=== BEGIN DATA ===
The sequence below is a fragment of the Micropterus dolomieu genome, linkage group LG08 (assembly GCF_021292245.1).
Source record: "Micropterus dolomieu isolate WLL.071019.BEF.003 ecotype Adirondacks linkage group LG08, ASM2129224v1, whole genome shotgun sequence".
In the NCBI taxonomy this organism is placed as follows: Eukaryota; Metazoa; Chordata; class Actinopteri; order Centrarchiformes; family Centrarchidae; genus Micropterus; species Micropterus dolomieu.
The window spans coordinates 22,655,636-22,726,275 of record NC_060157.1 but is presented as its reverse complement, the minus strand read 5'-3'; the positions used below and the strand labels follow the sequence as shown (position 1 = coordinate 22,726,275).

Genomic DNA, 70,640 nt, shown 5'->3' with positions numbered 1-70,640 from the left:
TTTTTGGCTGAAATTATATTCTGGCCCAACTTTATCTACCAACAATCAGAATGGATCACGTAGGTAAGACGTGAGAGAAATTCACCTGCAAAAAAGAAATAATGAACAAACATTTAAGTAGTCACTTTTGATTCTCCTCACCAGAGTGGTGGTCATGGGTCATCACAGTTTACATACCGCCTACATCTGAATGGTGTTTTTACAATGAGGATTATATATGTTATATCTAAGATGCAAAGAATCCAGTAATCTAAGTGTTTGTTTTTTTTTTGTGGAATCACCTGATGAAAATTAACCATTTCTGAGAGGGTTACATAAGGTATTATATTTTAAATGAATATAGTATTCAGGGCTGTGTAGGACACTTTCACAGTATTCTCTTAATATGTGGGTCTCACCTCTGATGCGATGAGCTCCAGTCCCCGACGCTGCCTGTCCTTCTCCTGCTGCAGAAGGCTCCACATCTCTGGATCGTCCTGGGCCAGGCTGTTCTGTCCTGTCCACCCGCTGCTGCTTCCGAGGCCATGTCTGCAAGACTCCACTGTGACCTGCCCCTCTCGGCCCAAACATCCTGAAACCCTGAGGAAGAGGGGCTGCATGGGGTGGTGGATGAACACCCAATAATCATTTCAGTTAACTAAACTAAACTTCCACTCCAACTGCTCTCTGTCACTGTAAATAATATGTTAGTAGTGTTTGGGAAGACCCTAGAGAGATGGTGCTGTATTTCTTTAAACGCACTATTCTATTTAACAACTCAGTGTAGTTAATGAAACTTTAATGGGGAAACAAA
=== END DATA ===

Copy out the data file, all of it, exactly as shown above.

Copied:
The sequence below is a fragment of the Micropterus dolomieu genome, linkage group LG08 (assembly GCF_021292245.1).
Source record: "Micropterus dolomieu isolate WLL.071019.BEF.003 ecotype Adirondacks linkage group LG08, ASM2129224v1, whole genome shotgun sequence".
In the NCBI taxonomy this organism is placed as follows: Eukaryota; Metazoa; Chordata; class Actinopteri; order Centrarchiformes; family Centrarchidae; genus Micropterus; species Micropterus dolomieu.
The window spans coordinates 22,655,636-22,726,275 of record NC_060157.1 but is presented as its reverse complement, the minus strand read 5'-3'; the positions used below and the strand labels follow the sequence as shown (position 1 = coordinate 22,726,275).

Genomic DNA, 70,640 nt, shown 5'->3' with positions numbered 1-70,640 from the left:
TTTTTGGCTGAAATTATATTCTGGCCCAACTTTATCTACCAACAATCAGAATGGATCACGTAGGTAAGACGTGAGAGAAATTCACCTGCAAAAAAGAAATAATGAACAAACATTTAAGTAGTCACTTTTGATTCTCCTCACCAGAGTGGTGGTCATGGGTCATCACAGTTTACATACCGCCTACATCTGAATGGTGTTTTTACAATGAGGATTATATATGTTATATCTAAGATGCAAAGAATCCAGTAATCTAAGTGTTTGTTTTTTTTTTGTGGAATCACCTGATGAAAATTAACCATTTCTGAGAGGGTTACATAAGGTATTATATTTTAAATGAATATAGTATTCAGGGCTGTGTAGGACACTTTCACAGTATTCTCTTAATATGTGGGTCTCACCTCTGATGCGATGAGCTCCAGTCCCCGACGCTGCCTGTCCTTCTCCTGCTGCAGAAGGCTCCACATCTCTGGATCGTCCTGGGCCAGGCTGTTCTGTCCTGTCCACCCGCTGCTGCTTCCGAGGCCATGTCTGCAAGACTCCACTGTGACCTGCCCCTCTCGGCCCAAACATCCTGAAACCCTGAGGAAGAGGGGCTGCATGGGGTGGTGGATGAACACCCAATAATCATTTCAGTTAACTAAACTAAACTTCCACTCCAACTGCTCTCTGTCACTGTAAATAATATGTTAGTAGTGTTTGGGAAGACCCTAGAGAGATGGTGCTGTATTTCTTTAAACGCACTATTCTATTTAACAACTCAGTGTAGTTAATGAAACTTTAATGGGGAAACAAA